3. Do you find yourself thinking about whiteness or race in general? Why/why not?

NO - I generally don’t like to define my self as any one thing - I’m way to cosmopolitan for that, as a matter of fact, when asked to fill out my race on forms - I usually write “Human” or “It’s Complicated”, so I’m not classified as one thing or another - My ancestry and Caribbean heritage can not be described in one small box marked with an X. It’s way too complex and colorful to be labelled so simply.

 

4. Is there such a thing as local white/Creole culture?

Definitely in Trinidad too - and there are groups of white Trinidadians that keep to their own kind and hang out in exclusive neighborhoods and country clubs etc. and maybe that’ s just were they belong. I think in the next few generations “whiteness” won’t be a “thing” anymore - for the most part, the younger generation now marries whoever they want to marry, and in so doing the new generations are not nearly as white as their parents and grandparents. In the Caribbean, whites are a minority and they can’t thrive socially or in business if they a have a problem with colour. Let’s be honest if you’re white and you have a problem with colour the Caribbean probably shouldn’t be your first choice of places to live.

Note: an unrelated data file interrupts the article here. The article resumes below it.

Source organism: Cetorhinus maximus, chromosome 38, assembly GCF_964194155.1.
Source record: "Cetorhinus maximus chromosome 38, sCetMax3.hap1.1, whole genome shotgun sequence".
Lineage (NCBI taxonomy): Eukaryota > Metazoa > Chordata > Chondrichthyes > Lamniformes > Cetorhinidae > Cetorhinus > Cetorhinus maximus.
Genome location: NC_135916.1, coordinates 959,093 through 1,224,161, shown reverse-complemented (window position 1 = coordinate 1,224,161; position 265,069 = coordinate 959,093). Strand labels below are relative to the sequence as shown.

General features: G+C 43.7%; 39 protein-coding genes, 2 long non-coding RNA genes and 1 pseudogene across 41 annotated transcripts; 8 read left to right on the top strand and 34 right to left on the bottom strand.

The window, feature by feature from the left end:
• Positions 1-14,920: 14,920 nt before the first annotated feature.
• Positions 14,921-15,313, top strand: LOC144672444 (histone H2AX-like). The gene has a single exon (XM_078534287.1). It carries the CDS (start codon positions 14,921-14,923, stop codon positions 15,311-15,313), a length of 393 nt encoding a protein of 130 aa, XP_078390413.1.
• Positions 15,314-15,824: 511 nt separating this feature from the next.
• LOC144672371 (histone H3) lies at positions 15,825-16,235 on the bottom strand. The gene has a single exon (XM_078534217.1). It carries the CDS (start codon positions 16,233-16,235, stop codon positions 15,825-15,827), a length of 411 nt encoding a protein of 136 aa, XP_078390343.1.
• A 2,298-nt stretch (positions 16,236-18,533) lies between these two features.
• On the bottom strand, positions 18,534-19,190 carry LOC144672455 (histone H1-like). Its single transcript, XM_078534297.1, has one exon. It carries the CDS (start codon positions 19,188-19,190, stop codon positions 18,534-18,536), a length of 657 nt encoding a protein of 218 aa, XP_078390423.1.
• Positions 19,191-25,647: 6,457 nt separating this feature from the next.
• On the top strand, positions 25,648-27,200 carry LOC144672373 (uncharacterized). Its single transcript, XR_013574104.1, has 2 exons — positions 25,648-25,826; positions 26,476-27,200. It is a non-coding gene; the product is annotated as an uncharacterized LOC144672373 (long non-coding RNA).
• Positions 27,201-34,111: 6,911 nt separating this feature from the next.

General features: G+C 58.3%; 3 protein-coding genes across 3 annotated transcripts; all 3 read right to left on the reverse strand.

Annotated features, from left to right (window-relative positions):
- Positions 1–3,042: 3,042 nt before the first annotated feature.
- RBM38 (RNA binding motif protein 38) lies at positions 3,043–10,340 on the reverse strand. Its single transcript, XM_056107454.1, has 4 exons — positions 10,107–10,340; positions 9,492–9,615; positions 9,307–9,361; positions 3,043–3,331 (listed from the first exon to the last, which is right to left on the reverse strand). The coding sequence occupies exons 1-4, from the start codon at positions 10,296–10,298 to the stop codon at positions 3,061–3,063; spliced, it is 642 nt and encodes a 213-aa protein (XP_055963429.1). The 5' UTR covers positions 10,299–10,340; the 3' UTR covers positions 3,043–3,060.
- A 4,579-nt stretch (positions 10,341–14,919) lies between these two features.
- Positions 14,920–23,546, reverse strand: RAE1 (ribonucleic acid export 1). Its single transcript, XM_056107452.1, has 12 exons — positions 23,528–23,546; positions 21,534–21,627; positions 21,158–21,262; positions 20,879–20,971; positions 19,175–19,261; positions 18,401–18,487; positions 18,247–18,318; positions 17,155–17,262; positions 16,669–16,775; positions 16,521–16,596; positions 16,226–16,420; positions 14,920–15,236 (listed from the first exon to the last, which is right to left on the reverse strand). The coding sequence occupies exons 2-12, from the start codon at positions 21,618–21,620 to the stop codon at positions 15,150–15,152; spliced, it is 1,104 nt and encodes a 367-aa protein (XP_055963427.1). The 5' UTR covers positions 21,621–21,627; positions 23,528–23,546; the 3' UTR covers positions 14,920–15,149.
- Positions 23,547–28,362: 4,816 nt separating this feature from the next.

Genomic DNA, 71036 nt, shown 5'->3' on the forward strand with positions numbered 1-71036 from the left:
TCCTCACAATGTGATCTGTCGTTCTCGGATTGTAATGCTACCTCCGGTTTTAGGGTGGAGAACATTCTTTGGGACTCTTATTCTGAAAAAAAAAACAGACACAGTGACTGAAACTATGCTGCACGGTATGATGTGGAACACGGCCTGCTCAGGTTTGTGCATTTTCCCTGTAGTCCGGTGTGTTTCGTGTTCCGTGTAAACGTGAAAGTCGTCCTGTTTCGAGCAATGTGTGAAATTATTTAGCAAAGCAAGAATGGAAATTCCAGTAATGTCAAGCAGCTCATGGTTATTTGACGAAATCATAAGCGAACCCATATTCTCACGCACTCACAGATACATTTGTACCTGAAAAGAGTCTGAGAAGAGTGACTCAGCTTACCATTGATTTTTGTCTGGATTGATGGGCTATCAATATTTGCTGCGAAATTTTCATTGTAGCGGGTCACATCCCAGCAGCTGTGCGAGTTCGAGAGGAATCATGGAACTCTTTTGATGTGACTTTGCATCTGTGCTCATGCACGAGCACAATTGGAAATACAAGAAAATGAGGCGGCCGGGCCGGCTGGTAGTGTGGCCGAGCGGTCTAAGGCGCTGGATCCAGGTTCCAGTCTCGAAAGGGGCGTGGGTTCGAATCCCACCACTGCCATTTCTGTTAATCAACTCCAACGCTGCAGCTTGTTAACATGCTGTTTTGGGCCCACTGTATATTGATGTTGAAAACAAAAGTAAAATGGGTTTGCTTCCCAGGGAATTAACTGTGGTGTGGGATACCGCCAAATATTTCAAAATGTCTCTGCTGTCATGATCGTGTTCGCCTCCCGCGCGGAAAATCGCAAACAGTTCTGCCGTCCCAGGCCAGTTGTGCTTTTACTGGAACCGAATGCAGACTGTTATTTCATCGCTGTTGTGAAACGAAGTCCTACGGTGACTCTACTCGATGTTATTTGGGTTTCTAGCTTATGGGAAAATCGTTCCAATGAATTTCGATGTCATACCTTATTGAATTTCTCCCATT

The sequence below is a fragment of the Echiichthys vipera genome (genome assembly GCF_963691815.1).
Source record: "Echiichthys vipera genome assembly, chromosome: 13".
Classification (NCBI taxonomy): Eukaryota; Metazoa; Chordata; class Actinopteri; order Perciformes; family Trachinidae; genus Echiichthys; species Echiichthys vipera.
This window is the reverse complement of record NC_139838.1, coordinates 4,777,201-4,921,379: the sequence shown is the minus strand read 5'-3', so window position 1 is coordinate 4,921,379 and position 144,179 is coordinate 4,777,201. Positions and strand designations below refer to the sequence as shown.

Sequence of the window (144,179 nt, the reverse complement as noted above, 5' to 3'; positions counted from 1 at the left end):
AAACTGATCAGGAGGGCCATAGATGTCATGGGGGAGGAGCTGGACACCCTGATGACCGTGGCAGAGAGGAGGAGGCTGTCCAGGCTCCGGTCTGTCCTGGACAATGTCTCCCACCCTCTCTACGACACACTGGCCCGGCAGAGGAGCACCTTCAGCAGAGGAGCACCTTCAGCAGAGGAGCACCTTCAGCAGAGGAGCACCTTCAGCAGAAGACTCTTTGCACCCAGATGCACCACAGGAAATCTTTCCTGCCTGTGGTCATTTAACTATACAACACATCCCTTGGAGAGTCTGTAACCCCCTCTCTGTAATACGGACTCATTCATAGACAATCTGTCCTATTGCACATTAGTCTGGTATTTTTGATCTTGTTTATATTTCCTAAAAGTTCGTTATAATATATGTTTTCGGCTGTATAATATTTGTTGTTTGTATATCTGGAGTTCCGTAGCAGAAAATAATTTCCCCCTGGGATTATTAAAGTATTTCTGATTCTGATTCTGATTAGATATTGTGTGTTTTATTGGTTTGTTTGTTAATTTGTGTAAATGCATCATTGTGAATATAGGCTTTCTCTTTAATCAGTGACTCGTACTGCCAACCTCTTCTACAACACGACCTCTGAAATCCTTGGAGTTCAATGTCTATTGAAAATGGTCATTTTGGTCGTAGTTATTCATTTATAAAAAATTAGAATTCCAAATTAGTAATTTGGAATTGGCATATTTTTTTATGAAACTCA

What does it mean to be white in your local context, in terms of family, wider social or professional circles?

Not a damn thing! It’s an insignificant label: Reds, brown eyed girl, tick ting, whole cream milk, whitey, honkey, fats, bubbles. I’ve been called all these names and they mean nothing it’s just a way for someone who doesn’t know me to describe me to another. Water off a duck’s back to me.

 

5. Can you talk about what it feels like to live as a white person in the Caribbean?

Well I’m a minority for sure! But I never felt excluded, or unwanted. My role models, teachers and all the people that I looked up to were a cross section of colours and mixed races. They loved me and helped me grow up nice ; )

Would you say that your local space operates as a racially ordered society, constituted by segments of society that have little or no organic inter-relation or is it an integrated space?